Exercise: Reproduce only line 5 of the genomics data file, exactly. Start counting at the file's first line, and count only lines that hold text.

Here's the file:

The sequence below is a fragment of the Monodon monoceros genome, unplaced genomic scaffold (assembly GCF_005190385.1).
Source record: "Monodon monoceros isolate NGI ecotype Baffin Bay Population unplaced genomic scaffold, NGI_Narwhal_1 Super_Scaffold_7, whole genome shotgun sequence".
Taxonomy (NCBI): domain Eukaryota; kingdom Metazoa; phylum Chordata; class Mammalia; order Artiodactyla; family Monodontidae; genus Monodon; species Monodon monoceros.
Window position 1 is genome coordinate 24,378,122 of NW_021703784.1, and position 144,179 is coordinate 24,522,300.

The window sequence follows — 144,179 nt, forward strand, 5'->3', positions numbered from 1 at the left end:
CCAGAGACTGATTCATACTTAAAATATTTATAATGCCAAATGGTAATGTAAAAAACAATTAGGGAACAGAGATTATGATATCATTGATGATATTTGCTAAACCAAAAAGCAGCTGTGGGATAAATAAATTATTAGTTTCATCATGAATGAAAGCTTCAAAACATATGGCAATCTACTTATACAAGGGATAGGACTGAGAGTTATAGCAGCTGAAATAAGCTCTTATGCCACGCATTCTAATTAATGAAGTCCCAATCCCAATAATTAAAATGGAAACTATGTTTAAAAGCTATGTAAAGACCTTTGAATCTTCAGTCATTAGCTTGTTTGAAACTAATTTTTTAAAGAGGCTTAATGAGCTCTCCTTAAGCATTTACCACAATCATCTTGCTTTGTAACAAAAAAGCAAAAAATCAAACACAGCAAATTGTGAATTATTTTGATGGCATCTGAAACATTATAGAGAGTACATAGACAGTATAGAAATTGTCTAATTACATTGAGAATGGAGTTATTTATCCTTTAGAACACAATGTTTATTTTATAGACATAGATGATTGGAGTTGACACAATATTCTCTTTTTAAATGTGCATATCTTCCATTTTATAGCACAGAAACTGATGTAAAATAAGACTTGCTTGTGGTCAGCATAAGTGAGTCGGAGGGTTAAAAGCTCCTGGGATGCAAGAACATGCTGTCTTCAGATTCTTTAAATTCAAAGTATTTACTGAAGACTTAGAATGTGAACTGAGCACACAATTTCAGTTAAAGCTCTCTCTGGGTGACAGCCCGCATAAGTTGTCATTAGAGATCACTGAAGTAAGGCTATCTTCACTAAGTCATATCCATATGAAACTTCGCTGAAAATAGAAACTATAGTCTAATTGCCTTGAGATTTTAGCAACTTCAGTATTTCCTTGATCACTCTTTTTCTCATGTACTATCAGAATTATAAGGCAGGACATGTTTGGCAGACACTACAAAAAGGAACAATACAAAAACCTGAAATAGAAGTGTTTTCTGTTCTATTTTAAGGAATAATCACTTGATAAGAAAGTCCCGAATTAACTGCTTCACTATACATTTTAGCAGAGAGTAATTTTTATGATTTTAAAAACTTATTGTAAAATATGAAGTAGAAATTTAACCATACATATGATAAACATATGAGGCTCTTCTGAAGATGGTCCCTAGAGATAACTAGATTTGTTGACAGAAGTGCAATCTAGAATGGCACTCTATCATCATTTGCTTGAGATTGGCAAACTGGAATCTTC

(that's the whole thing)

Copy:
The window sequence follows — 144,179 nt, forward strand, 5'->3', positions numbered from 1 at the left end: